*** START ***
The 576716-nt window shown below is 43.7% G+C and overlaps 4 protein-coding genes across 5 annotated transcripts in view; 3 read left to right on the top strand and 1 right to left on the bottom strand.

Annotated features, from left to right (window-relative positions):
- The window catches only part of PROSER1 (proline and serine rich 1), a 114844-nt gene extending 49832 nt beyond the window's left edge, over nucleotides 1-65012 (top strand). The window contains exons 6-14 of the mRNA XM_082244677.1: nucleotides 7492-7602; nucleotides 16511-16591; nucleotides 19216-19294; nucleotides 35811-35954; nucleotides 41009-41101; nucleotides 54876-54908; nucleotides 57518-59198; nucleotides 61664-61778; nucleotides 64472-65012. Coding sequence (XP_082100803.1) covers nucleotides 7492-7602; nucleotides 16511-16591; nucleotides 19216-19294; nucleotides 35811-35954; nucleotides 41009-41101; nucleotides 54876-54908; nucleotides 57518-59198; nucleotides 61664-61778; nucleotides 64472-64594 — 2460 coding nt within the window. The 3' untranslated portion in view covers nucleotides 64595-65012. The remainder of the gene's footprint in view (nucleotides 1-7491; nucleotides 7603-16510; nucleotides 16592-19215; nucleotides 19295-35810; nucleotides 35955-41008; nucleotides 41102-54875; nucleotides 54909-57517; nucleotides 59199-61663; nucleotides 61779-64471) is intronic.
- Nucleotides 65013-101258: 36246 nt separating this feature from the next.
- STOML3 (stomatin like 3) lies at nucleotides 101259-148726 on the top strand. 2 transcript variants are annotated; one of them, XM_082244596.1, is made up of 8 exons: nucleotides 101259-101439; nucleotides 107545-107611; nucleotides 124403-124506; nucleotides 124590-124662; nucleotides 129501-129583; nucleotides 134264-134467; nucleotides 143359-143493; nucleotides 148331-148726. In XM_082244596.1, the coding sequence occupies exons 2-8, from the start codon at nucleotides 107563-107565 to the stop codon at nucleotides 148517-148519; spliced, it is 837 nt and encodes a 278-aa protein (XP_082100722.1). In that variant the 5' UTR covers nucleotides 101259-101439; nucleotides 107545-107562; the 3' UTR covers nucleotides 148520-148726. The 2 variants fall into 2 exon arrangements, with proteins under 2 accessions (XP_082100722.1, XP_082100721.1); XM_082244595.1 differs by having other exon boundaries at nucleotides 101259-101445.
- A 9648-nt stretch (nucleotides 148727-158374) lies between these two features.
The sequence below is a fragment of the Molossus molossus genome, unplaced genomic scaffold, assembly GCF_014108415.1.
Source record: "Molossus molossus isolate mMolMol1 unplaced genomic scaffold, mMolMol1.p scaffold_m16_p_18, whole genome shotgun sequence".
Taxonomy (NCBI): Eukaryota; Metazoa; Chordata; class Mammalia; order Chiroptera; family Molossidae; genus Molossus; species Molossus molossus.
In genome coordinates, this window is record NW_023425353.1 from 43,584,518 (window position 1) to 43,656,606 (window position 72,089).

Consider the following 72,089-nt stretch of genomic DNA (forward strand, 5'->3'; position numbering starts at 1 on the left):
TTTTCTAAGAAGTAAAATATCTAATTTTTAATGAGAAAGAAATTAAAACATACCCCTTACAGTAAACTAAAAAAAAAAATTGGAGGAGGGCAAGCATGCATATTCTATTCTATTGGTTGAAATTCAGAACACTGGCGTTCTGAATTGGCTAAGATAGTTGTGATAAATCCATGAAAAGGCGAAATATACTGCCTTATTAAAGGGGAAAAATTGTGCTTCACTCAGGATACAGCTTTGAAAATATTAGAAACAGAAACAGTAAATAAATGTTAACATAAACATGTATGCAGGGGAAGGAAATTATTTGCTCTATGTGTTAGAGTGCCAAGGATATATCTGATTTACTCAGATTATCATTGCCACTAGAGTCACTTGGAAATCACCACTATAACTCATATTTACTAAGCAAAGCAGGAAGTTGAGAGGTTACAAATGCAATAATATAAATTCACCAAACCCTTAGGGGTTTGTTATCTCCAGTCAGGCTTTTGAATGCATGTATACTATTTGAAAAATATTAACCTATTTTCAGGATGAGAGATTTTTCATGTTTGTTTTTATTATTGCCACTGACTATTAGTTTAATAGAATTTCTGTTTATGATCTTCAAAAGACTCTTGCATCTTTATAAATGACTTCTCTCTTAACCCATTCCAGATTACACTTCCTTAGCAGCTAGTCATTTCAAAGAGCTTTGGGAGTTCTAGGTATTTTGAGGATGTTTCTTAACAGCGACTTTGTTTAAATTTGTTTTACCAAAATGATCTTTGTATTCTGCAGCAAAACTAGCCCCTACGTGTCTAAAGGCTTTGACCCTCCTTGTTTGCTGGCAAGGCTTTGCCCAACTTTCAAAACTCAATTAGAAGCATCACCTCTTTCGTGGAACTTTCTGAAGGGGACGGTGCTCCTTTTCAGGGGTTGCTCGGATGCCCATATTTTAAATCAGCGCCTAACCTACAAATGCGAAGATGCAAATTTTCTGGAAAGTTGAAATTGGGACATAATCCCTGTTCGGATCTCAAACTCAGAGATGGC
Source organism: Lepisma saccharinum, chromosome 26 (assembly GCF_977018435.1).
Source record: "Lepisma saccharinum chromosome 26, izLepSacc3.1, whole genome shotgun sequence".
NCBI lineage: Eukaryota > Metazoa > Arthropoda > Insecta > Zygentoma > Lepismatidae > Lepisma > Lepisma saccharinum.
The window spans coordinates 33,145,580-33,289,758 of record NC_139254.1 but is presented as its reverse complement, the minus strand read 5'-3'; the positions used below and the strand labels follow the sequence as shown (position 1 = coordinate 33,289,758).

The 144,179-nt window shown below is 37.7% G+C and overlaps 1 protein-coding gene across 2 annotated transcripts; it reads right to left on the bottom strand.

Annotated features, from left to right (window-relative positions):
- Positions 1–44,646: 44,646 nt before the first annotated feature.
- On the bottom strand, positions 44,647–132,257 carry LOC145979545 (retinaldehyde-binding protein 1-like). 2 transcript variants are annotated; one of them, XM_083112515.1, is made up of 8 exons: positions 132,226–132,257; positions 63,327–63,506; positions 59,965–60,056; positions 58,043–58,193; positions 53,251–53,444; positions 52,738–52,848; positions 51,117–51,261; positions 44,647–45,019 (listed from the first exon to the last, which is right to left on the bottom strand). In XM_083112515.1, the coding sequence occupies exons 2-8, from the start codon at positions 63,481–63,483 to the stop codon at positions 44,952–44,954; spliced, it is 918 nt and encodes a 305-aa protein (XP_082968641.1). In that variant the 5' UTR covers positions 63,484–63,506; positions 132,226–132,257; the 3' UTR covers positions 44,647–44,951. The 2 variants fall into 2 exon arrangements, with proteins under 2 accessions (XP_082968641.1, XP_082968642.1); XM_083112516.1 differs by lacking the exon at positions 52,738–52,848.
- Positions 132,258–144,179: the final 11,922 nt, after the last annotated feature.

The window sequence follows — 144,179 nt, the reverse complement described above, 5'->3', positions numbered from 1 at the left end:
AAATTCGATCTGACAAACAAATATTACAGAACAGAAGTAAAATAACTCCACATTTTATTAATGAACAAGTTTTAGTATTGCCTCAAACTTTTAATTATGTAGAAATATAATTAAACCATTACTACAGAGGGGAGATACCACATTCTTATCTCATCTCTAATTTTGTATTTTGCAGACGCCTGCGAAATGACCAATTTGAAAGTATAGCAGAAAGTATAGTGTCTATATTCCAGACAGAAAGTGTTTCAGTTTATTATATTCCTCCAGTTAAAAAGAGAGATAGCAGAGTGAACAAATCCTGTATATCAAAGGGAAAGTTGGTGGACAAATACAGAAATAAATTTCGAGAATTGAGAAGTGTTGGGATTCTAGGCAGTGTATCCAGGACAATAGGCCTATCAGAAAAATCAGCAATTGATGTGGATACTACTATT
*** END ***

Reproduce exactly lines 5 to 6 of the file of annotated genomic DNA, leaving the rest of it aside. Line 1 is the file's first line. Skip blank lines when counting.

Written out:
- STOML3 (stomatin like 3) lies at nucleotides 101259-148726 on the top strand. 2 transcript variants are annotated; one of them, XM_082244596.1, is made up of 8 exons: nucleotides 101259-101439; nucleotides 107545-107611; nucleotides 124403-124506; nucleotides 124590-124662; nucleotides 129501-129583; nucleotides 134264-134467; nucleotides 143359-143493; nucleotides 148331-148726. In XM_082244596.1, the coding sequence occupies exons 2-8, from the start codon at nucleotides 107563-107565 to the stop codon at nucleotides 148517-148519; spliced, it is 837 nt and encodes a 278-aa protein (XP_082100722.1). In that variant the 5' UTR covers nucleotides 101259-101439; nucleotides 107545-107562; the 3' UTR covers nucleotides 148520-148726. The 2 variants fall into 2 exon arrangements, with proteins under 2 accessions (XP_082100722.1, XP_082100721.1); XM_082244595.1 differs by having other exon boundaries at nucleotides 101259-101445.
- A 9648-nt stretch (nucleotides 148727-158374) lies between these two features.